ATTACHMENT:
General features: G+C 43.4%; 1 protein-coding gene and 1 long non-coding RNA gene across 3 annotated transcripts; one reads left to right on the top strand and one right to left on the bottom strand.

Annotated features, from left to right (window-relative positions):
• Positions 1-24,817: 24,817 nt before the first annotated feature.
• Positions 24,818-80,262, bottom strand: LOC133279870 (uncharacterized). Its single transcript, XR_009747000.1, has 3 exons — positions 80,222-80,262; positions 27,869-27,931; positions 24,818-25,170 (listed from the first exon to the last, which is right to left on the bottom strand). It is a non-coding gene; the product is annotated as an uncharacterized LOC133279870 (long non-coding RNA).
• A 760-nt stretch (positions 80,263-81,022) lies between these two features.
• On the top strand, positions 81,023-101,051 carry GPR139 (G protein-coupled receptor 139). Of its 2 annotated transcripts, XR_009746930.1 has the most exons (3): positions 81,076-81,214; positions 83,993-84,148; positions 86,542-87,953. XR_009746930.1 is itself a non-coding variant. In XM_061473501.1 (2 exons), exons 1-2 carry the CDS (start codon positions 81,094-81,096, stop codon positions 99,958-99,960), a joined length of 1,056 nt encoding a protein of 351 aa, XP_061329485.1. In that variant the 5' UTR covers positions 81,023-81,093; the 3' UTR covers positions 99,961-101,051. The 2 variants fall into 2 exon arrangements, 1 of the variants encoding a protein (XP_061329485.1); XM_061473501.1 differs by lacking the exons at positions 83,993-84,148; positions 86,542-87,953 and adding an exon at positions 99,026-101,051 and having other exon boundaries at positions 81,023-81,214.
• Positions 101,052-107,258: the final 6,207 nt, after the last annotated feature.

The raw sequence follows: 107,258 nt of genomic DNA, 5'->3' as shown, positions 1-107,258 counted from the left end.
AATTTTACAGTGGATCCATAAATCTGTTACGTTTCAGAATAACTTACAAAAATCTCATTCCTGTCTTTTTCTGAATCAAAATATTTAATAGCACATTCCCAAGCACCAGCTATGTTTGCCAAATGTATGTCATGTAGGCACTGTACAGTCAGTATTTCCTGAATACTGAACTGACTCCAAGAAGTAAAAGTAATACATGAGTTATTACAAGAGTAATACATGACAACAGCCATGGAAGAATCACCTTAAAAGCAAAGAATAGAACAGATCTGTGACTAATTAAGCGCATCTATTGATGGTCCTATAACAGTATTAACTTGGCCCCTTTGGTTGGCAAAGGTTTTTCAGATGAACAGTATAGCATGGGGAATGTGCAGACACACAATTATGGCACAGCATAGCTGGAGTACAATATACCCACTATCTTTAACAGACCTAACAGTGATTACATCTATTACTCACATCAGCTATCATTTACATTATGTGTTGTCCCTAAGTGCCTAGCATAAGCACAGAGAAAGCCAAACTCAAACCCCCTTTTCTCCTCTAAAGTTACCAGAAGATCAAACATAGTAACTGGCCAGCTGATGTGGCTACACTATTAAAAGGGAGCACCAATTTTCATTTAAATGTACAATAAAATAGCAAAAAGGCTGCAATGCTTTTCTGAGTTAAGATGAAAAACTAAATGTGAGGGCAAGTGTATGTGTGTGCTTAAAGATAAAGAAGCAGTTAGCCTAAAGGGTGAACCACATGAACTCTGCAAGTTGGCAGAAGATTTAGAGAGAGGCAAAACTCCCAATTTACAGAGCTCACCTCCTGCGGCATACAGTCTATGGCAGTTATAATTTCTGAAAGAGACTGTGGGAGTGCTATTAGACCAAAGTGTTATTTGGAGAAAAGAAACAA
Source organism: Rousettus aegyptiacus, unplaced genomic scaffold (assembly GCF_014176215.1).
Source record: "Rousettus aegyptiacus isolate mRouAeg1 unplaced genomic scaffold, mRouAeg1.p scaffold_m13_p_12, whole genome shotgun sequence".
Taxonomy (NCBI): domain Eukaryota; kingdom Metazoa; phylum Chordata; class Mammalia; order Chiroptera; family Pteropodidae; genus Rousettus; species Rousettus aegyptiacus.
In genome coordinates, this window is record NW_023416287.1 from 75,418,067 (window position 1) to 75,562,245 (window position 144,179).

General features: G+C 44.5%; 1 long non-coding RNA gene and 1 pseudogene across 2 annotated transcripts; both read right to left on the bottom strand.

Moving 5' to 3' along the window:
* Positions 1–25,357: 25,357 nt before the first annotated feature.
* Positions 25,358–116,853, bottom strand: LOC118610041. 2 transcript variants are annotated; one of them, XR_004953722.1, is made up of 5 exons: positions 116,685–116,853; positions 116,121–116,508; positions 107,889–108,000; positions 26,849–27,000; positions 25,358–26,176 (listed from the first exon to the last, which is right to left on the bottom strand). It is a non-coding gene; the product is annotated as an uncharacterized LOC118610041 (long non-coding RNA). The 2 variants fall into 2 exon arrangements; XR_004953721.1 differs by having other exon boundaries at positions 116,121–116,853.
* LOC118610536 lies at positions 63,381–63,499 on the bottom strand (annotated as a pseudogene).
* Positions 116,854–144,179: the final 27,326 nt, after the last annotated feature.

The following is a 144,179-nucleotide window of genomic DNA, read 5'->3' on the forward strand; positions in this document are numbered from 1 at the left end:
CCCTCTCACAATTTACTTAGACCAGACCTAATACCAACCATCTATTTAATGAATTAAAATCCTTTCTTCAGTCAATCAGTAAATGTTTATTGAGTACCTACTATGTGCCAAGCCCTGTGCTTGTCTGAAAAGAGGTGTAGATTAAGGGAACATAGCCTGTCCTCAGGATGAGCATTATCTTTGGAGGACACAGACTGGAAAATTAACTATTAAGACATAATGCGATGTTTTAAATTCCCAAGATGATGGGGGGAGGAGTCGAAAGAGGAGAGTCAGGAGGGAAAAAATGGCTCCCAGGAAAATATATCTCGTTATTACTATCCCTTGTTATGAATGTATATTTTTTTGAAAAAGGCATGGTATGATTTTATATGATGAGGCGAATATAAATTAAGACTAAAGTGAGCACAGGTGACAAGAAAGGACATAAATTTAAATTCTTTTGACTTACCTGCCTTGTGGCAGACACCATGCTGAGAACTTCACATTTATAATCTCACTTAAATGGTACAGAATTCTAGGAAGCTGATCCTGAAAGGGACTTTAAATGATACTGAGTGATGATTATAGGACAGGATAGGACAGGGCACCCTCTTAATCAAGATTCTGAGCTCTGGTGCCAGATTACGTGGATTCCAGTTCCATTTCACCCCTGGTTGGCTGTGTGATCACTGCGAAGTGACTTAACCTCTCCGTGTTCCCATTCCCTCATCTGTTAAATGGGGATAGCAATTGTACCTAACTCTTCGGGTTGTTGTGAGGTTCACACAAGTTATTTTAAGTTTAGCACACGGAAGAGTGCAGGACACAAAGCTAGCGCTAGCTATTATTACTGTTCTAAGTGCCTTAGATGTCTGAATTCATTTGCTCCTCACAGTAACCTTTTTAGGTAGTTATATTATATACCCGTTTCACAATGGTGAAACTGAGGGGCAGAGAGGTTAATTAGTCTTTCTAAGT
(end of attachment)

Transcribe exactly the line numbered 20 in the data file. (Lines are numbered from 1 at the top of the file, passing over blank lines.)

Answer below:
The following is a 144,179-nucleotide window of genomic DNA, read 5'->3' on the forward strand; positions in this document are numbered from 1 at the left end: